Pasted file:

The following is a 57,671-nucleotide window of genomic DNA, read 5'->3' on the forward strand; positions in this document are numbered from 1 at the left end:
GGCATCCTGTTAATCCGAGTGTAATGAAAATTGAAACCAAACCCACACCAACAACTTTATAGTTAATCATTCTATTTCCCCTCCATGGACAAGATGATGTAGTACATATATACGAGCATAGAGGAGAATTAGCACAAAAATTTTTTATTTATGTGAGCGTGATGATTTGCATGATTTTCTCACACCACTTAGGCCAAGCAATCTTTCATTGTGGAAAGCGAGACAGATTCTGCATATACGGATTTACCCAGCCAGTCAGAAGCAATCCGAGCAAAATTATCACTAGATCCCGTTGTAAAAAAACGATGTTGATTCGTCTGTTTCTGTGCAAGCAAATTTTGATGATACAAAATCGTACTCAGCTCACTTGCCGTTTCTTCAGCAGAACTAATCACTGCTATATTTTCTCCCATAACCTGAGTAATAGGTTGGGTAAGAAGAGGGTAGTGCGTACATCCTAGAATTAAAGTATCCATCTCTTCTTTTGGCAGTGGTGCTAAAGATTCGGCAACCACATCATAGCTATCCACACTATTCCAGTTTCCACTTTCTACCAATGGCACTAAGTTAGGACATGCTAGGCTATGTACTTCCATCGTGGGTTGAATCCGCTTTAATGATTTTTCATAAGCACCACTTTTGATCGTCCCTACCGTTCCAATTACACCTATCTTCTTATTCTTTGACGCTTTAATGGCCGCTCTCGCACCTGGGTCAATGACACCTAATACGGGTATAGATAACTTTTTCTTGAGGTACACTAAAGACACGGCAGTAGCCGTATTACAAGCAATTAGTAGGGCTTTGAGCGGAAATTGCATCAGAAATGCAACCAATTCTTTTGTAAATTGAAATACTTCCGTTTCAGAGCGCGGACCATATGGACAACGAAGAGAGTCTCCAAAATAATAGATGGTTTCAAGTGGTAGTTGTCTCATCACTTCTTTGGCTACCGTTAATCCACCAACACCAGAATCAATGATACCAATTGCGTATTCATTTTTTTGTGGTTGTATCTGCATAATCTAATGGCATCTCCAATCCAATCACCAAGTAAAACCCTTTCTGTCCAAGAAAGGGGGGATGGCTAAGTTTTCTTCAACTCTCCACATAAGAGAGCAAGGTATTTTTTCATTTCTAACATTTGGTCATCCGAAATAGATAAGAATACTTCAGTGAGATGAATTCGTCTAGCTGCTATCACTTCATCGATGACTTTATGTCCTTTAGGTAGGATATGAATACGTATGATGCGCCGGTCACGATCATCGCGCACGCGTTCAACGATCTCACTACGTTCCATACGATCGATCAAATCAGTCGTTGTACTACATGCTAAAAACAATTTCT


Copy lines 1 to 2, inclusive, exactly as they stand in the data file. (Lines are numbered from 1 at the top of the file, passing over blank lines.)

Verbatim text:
The following is a 57,671-nucleotide window of genomic DNA, read 5'->3' on the forward strand; positions in this document are numbered from 1 at the left end:
GGCATCCTGTTAATCCGAGTGTAATGAAAATTGAAACCAAACCCACACCAACAACTTTATAGTTAATCATTCTATTTCCCCTCCATGGACAAGATGATGTAGTACATATATACGAGCATAGAGGAGAATTAGCACAAAAATTTTTTATTTATGTGAGCGTGATGATTTGCATGATTTTCTCACACCACTTAGGCCAAGCAATCTTTCATTGTGGAAAGCGAGACAGATTCTGCATATACGGATTTACCCAGCCAGTCAGAAGCAATCCGAGCAAAATTATCACTAGATCCCGTTGTAAAAAAACGATGTTGATTCGTCTGTTTCTGTGCAAGCAAATTTTGATGATACAAAATCGTACTCAGCTCACTTGCCGTTTCTTCAGCAGAACTAATCACTGCTATATTTTCTCCCATAACCTGAGTAATAGGTTGGGTAAGAAGAGGGTAGTGCGTACATCCTAGAATTAAAGTATCCATCTCTTCTTTTGGCAGTGGTGCTAAAGATTCGGCAACCACATCATAGCTATCCACACTATTCCAGTTTCCACTTTCTACCAATGGCACTAAGTTAGGACATGCTAGGCTATGTACTTCCATCGTGGGTTGAATCCGCTTTAATGATTTTTCATAAGCACCACTTTTGATCGTCCCTACCGTTCCAATTACACCTATCTTCTTATTCTTTGACGCTTTAATGGCCGCTCTCGCACCTGGGTCAATGACACCTAATACGGGTATAGATAACTTTTTCTTGAGGTACACTAAAGACACGGCAGTAGCCGTATTACAAGCAATTAGTAGGGCTTTGAGCGGAAATTGCATCAGAAATGCAACCAATTCTTTTGTAAATTGAAATACTTCCGTTTCAGAGCGCGGACCATATGGACAACGAAGAGAGTCTCCAAAATAATAGATGGTTTCAAGTGGTAGTTGTCTCATCACTTCTTTGGCTACCGTTAATCCACCAACACCAGAATCAATGATACCAATTGCGTATTCATTTTTTTGTGGTTGTATCTGCATAATCTAATGGCATCTCCAATCCAATCACCAAGTAAAACCCTTTCTGTCCAAGAAAGGGGGGATGGCTAAGTTTTCTTCAACTCTCCACATAAGAGAGCAAGGTATTTTTTCATTTCTAACATTTGGTCATCCGAAATAGATAAGAATACTTCAGTGAGATGAATTCGTCTAGCTGCTATCACTTCATCGATGACTTTATGTCCTTTAGGTAGGATATGAATACGTATGATGCGCCGGTCACGATCATCGCGCACGCGTTCAACGATCTCACTACGTTCCATACGATCGATCAAATCAGTCGTTGTACTACATGCTAAAAACAATTTCT